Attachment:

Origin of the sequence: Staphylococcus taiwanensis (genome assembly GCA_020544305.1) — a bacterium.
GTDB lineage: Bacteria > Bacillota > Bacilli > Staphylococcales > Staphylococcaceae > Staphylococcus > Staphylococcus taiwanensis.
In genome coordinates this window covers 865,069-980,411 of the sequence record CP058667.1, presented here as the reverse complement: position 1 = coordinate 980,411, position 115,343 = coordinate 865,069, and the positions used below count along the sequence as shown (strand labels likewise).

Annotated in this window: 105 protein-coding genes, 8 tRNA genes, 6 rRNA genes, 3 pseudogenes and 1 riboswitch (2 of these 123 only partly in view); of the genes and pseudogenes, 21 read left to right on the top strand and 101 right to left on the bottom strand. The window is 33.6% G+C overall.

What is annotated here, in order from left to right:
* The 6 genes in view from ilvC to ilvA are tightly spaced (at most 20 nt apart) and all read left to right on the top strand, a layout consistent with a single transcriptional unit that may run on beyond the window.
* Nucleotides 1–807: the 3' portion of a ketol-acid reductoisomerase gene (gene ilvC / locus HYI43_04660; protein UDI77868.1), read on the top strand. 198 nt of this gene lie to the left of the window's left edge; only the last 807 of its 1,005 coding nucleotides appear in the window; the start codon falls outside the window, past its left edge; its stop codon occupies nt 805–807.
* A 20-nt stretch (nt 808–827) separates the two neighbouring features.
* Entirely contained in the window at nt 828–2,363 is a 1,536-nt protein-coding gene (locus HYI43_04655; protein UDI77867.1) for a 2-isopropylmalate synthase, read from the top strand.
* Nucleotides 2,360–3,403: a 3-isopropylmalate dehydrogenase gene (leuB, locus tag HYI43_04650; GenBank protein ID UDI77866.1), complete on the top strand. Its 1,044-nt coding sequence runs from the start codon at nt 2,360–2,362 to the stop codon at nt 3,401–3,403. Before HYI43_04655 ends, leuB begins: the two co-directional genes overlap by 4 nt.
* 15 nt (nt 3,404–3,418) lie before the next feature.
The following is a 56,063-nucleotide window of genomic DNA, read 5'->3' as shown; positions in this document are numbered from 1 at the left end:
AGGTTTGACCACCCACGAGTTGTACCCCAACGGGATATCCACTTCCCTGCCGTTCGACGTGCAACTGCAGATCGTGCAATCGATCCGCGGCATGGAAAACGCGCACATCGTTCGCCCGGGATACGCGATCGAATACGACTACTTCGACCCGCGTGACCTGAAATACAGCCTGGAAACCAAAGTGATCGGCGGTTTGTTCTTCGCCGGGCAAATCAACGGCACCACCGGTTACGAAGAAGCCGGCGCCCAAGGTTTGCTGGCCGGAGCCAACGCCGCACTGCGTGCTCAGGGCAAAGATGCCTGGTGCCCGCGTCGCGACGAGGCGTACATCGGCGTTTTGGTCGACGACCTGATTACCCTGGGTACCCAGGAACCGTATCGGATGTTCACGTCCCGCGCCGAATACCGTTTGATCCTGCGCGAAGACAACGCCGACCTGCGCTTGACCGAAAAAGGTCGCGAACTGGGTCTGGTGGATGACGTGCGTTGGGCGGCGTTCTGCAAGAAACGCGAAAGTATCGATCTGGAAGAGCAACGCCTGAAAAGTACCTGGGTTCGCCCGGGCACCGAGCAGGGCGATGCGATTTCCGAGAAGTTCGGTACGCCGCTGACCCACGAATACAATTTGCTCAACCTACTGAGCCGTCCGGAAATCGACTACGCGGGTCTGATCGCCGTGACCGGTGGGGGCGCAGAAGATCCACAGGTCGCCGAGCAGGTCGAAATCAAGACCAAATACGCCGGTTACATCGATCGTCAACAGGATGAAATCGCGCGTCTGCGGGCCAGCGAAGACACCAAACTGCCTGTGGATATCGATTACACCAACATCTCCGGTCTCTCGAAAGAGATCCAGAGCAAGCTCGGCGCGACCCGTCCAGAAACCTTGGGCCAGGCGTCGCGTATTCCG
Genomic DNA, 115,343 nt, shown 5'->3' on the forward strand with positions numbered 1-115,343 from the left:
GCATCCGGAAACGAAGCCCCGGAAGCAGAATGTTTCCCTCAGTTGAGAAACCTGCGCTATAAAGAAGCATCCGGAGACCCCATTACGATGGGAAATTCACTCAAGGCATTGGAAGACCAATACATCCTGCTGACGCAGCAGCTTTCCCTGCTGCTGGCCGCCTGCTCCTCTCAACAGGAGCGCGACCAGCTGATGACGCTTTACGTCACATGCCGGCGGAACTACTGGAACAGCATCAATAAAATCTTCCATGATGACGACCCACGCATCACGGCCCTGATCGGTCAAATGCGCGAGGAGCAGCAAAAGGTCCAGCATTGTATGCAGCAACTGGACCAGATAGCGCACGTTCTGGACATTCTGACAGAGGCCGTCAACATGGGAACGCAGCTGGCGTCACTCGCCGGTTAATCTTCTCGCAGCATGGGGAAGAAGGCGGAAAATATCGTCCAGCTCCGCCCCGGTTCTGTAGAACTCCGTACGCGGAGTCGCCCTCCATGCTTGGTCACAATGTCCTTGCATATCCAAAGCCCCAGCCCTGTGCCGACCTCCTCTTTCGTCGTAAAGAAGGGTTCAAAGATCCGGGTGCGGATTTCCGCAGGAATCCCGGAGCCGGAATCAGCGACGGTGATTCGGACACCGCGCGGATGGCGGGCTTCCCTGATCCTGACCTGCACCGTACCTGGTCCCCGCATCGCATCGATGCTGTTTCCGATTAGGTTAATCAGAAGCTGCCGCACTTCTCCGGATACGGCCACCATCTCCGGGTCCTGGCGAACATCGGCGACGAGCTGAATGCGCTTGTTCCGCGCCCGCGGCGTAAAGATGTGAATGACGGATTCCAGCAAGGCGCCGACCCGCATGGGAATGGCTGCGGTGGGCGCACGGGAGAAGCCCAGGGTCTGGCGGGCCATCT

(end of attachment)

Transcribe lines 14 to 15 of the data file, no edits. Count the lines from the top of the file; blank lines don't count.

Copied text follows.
Genomic DNA, 115,343 nt, shown 5'->3' on the forward strand with positions numbered 1-115,343 from the left:
GCATCCGGAAACGAAGCCCCGGAAGCAGAATGTTTCCCTCAGTTGAGAAACCTGCGCTATAAAGAAGCATCCGGAGACCCCATTACGATGGGAAATTCACTCAAGGCATTGGAAGACCAATACATCCTGCTGACGCAGCAGCTTTCCCTGCTGCTGGCCGCCTGCTCCTCTCAACAGGAGCGCGACCAGCTGATGACGCTTTACGTCACATGCCGGCGGAACTACTGGAACAGCATCAATAAAATCTTCCATGATGACGACCCACGCATCACGGCCCTGATCGGTCAAATGCGCGAGGAGCAGCAAAAGGTCCAGCATTGTATGCAGCAACTGGACCAGATAGCGCACGTTCTGGACATTCTGACAGAGGCCGTCAACATGGGAACGCAGCTGGCGTCACTCGCCGGTTAATCTTCTCGCAGCATGGGGAAGAAGGCGGAAAATATCGTCCAGCTCCGCCCCGGTTCTGTAGAACTCCGTACGCGGAGTCGCCCTCCATGCTTGGTCACAATGTCCTTGCATATCCAAAGCCCCAGCCCTGTGCCGACCTCCTCTTTCGTCGTAAAGAAGGGTTCAAAGATCCGGGTGCGGATTTCCGCAGGAATCCCGGAGCCGGAATCAGCGACGGTGATTCGGACACCGCGCGGATGGCGGGCTTCCCTGATCCTGACCTGCACCGTACCTGGTCCCCGCATCGCATCGATGCTGTTTCCGATTAGGTTAATCAGAAGCTGCCGCACTTCTCCGGATACGGCCACCATCTCCGGGTCCTGGCGAACATCGGCGACGAGCTGAATGCGCTTGTTCCGCGCCCGCGGCGTAAAGATGTGAATGACGGATTCCAGCAAGGCGCCGACCCGCATGGGAATGGCTGCGGTGGGCGCACGGGAGAAGCCCAGGGTCTGGCGGGCCATCT